Jonathan Foote received a land grant of 1200 acres and moved to Massachusetts from Connecticut in 1772. He built a log cabin near the present house, which was constructed in 1778. The house, of post and beam construction, retains many of its original eighteenth century features including wide plank floors, twelve over twelve paned windows, antique hardware four fireplaces including a colonial era hearth over 7 feet long and original beehive oven.
Jonathan and three of his sons, Asahel, Fenner and David fought in several campaigns of the Revolutionary War. Asahel was present at the laying of the great chain across the Hudson to stop the British from sailing upriver, and was then reviewed by George Washington. He later inherited the house from Jonathan.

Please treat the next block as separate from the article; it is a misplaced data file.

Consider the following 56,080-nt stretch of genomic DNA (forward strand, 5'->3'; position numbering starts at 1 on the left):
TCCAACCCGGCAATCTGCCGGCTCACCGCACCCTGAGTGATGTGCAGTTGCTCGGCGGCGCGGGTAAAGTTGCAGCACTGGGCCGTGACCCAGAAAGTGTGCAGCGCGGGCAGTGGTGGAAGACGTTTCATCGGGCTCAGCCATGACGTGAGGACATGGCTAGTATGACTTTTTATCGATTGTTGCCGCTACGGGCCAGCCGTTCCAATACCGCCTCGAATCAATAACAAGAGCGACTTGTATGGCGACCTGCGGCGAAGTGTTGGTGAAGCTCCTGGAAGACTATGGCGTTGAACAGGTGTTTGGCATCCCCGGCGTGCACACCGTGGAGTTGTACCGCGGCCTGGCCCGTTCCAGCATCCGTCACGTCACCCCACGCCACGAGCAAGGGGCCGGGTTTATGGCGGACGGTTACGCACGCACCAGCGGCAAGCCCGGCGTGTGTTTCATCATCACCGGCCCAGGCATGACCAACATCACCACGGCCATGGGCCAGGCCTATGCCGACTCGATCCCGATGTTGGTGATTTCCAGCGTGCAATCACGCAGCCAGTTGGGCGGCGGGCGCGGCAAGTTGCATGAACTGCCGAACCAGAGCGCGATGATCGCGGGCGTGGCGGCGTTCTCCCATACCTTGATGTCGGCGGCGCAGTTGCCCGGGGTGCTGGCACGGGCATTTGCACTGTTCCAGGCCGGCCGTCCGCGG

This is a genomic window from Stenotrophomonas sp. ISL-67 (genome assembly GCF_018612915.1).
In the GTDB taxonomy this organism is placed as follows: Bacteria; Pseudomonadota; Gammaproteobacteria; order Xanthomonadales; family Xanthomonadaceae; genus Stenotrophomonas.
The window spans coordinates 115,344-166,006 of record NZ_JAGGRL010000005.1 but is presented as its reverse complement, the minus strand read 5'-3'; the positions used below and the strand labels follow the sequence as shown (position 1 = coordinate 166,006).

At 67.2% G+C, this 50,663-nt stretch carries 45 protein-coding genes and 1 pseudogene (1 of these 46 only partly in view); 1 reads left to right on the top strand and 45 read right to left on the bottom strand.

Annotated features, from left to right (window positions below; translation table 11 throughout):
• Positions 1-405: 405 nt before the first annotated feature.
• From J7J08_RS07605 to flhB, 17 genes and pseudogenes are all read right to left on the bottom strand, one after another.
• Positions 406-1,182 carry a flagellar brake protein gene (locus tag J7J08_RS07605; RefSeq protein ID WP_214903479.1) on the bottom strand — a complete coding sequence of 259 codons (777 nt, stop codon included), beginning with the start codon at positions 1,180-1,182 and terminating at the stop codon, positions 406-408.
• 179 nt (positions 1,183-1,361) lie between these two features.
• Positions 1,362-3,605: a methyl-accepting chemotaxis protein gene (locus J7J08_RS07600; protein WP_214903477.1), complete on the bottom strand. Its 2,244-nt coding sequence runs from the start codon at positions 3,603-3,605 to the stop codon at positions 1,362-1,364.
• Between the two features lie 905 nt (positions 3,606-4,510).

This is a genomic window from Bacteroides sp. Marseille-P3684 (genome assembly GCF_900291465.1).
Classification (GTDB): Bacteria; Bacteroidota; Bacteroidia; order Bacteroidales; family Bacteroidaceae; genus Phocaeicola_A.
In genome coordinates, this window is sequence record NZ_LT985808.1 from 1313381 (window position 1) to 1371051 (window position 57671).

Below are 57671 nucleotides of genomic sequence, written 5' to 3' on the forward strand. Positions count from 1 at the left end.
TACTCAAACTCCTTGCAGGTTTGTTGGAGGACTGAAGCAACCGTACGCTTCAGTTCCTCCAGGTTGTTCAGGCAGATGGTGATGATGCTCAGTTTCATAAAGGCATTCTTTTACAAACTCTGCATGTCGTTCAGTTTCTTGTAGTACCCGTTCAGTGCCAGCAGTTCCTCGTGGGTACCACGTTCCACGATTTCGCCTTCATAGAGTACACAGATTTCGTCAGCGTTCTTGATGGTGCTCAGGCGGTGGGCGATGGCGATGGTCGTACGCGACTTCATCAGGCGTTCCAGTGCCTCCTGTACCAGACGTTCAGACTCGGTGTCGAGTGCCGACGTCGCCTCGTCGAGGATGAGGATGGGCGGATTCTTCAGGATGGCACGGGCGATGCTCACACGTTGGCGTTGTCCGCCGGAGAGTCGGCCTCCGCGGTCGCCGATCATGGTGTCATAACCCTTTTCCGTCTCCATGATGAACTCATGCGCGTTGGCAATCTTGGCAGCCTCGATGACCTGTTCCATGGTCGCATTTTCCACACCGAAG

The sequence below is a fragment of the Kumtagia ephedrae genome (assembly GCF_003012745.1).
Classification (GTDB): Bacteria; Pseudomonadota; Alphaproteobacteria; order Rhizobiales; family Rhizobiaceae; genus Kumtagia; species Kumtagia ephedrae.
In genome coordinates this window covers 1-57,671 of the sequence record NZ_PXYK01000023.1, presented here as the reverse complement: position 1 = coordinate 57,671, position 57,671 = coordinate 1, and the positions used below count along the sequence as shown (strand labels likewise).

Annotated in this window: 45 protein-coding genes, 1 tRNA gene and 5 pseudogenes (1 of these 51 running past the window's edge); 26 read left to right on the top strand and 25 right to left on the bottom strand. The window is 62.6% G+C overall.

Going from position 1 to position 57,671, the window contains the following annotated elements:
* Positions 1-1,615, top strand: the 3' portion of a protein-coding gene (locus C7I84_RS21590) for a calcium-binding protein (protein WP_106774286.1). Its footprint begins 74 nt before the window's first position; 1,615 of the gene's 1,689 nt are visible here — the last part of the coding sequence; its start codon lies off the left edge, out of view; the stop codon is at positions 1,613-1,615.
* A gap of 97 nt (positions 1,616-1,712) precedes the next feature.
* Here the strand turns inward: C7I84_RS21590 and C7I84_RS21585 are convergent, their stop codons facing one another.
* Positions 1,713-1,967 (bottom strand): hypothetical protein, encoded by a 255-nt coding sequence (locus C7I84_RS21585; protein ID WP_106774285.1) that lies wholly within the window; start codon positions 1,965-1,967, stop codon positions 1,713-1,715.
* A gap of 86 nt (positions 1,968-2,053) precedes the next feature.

The Inn's history is rich and varied, having been the site for religious meetings until the First Congregational Church was built in 1780, as well as a stagecoach stop along the old Post Road, a tavern and a working dairy farm . It was occupied by the militia during Shay's Rebellion, when a minor altercation took place on the property and it has operated as an Inn at various times over its history, being known as Foote's Hearth during the early 20th century. For history buffs, the local cemetery where the Foote family ancestors are buried is a short walk from the Inn. The house stayed in the same family for over 200 years, until 1988, and descendants remain in the area.